Name some theoretical physicists. Albert Einstein? Correct. Stephen Hawking? Check.

Annnnnd, done.

Hawkings, who died on Wednesday — coincidentally Einstein's birthday (and also International Pi Day, when scientists and mathematicians celebrate the ratio of a circle's circumference to its diameter) — was different from all other physicists for one reason: He was funny.

Wickedly funny.

How funny? When Hawking appeared on John Oliver's show, the comedian asked him, "Is there a universe where I'm smarter than you?" In his supercool computer voice — which he activated by pressing a switch to select phrases, words or letters from a bank of about 2,500–3,000 — Hawking replied: "Yes. And also a universe where you're funny."

Sure, Hawking could muse at length about what "time" is, as he did in "A Brief History of Time" (example: “The increase of disorder or entropy is what distinguishes the past from the future, giving a direction to time."), but he also chose to appear on such shows as "The Simpsons," "Star Trek" and "The Big Bang Theory."

One great "Simpsons" appearance:

Hawking: Your theory of a doughnut-shaped universe in intriguing. I may have to steal it.

Homer: Wow. I can't believe someone I never heard of is hanging out with a guy like me.

Moe: All right, it's closing time. Who's paying the bill.

Homer (mimicking Hawking's voice: I. Am.

Hawking: I didn't say that.

Homer: Yes. I. Did.

Hawking then activates a button that shoots out a boxing glove, punching Homer in the mouth.

Hawking explained why he joined up with the show.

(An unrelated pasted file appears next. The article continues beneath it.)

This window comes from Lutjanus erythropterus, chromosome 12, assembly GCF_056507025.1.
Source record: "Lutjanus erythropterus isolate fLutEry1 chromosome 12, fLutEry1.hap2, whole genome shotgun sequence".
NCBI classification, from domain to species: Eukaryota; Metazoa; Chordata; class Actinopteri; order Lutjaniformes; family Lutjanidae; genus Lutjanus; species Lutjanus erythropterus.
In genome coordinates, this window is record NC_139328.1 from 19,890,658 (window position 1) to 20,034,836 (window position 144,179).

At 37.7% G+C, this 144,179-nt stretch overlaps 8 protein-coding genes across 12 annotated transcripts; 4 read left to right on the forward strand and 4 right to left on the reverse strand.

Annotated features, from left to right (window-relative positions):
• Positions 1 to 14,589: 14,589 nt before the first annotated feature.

In this clip, he has a wonderful exchange with Lisa Simpson.

Said Hawking of his appearances, "Almost as many people know me from through the Simpsons as through my science."

In one "Star Trek" episode, Hawking starred in a scene with Sir Isaac Newton and Einstein, playing poker. The scene starts with the Hawking already talking: "...but then I said, in that frame of reference, the perihelion of Mercury would have precessed in the opposite direction." Einstein laughs heartily and says, "That is a great story." Hawking beams with a broad smile.

In "The Big Bang Throay," uber-nerd Sheldon gets to meet his hero, Hawking.

Sheldon: It's a honor and a privilege to meet you, sir.

Hawking: I know.

While his body was spindled and rendered almost completely useless through the ravages of amyotrophic lateral sclerosis (ALS), he always kept his sense of humor.

Hawking, a vital young man with a bright future, was diagnosed with the motor neurone disease in 1963 when he was 21 and his doctors said he'd likely be dead in two years. Instead, he lived another 64 years.

And he'll live forever with his theories — and in "Simpsons" reruns.